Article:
If you are a Pocatello renter and have a service or emotional support animal, knowing your rights is vital. Numerous renters are uninformed that they can keep a service or emotional support animal in their rental homes, not considering the property owner’s rules. This blog post will tackle the laws that protect renters who own service or emotional support animals. We will also present tips on communicating with your property owner if there is an issue with keeping your service or emotional support animal in your home.
What is a service or emotional support animal, and what rights do you have under the law?
Service animals are defined as animals trained to perform tasks for persons with disabilities. These duties can include but are not limited to guiding people who are blind, alerting people who are deaf, pulling a wheelchair, alarming and securing a person who is having a seizure, or comforting a person with post-traumatic stress disorder.
An emotional support animal doesn’t have to be trained to perform a specific service to provide benefits to its owners. Numerous companion animals can qualify as emotional support animals if you acquire a letter from your medical provider or therapist confirming that you need the animal.
Under the Americans with Disabilities Act (ADA), service animals are accepted in public places, including rental homes. Emotional support animals are not protected under the ADA but are allowed in rental homes, even if a landlord has a “no pet” policy. Service and emotional support animals are not defined as pets under the law, and therefore, property owners cannot charge pet fees or deposits for them.
How to handle deposits, fees, and other costs associated with having a service or emotional support animal.
If you have a service or emotional support animal, you are not supposed to pay any pet fees or deposits. But despite that, you may be in charge of damages caused by your animal. For example, if your animal chews on furniture or urinates on the flooring, or if you ignore to get rid of the animal’s waste, you will certainly be charged for those repairs. Before signing a lease, it is imperative to have a conversation with your property owner about your service or emotional support animal. This can effectively reduce misunderstandings about your rights and responsibilities as a renter.
Some landlords may insist that you show proof of insurance for your service or emotional support animal. This is not demanded by law, but it is something you should be prepared to talk about with your Pocatello property manager.
What to do if your landlord tries to evict you for having a service or emotional support animal.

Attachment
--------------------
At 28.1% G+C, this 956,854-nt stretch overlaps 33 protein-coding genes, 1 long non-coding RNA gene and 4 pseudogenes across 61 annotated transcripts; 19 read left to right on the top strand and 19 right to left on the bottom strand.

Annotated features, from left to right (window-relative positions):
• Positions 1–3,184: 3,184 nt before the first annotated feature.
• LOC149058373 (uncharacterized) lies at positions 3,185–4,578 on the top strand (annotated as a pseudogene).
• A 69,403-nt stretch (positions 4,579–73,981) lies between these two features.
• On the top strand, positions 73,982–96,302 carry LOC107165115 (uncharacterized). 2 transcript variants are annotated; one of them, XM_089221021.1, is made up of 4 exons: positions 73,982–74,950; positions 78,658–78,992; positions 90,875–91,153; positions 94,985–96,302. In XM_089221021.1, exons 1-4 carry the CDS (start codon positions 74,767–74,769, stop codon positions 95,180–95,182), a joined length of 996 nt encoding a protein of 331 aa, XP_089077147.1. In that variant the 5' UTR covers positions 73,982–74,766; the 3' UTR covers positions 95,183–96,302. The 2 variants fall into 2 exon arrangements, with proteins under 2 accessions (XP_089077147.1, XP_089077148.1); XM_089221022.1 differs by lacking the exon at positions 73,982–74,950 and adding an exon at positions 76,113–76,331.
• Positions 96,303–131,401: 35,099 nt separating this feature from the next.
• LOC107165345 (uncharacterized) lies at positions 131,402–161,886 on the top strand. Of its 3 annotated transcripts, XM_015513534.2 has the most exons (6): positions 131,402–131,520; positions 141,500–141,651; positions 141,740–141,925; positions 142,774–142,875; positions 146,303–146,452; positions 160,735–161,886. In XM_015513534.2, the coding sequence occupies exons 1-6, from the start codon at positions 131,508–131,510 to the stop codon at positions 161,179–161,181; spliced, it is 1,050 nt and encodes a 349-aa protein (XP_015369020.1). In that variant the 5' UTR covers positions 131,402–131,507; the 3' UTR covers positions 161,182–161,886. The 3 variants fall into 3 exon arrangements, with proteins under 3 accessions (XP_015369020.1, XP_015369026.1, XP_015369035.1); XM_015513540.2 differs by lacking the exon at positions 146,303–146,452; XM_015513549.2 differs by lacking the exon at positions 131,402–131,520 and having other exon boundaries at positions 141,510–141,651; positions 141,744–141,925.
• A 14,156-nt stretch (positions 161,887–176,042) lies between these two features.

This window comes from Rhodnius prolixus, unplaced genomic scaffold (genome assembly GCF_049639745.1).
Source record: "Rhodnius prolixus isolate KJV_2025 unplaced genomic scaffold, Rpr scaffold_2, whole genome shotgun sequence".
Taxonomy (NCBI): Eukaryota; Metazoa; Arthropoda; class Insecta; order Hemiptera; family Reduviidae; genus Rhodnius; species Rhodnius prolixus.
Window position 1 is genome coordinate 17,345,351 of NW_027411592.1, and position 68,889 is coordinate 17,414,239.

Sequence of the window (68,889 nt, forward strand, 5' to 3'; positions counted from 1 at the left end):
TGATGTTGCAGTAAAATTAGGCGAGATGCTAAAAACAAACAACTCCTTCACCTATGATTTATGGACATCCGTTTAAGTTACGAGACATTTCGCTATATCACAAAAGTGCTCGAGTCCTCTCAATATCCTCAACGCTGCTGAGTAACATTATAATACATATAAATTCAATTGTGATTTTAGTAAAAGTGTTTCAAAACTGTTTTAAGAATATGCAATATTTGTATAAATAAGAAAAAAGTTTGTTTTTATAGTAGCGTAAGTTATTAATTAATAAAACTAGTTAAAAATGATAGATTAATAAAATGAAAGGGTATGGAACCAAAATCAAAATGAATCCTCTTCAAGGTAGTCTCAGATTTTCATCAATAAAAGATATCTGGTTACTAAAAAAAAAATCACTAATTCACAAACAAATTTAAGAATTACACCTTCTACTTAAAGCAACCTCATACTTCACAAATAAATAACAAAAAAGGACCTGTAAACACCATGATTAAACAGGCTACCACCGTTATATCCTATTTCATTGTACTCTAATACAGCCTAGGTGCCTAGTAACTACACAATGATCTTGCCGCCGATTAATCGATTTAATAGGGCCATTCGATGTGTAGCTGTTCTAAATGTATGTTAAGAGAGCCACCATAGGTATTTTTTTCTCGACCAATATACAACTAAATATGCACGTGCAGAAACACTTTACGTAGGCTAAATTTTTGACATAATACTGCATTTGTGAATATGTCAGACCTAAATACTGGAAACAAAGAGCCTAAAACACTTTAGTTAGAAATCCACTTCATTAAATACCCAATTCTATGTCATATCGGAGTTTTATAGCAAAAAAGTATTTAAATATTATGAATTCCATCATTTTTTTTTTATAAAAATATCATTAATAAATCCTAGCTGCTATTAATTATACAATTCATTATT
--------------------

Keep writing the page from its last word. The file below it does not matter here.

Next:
Suppose your landlord attempts to evict you (or refuses to rent to you) for having a service or emotional support animal. For that reason, you may have grounds to file a complaint with the U.S. Department of Housing and Urban Development. The department’s Civil Rights Division enforces the Fair Housing Act, which precludes discrimination in housing based on disability.
You can also file a complaint with your state’s attorney general’s office or the human rights commission. These agencies can review your complaint and take legal action against your landlord if they find that you have been discriminated against.
Assuming you are confronting eviction because of your service or emotional support animal, it is imperative to seek legal help right away. An experienced attorney can assist you with knowing your rights and options under the law.
Resources for further information on renters’ rights and service or emotional support animals.
For more information on your rights as a renter, you can contact the U.S. Department of Housing and Urban Development (HUD). HUD enforces the Fair Housing Act and can investigate complaints of discrimination in housing.
You can also track down more information on service and emotional support animals at the ADA National Network website. The ADA National Network is a resource for information and technical emotional support on the Americans with Disabilities Act.
You and your service or psychological support animal can live pleasantly in your rental home by learning your rights. But if your landlord is stepping in the way of your freedom, it might be time to move to a place managed by professionals who respect and follow the law. Browse our listings for service animal-friendly rental homes in your area.
We are pledged to the letter and spirit of U.S. policy for the achievement of equal housing opportunity throughout the Nation. See Equal Housing Opportunity Statement for more information.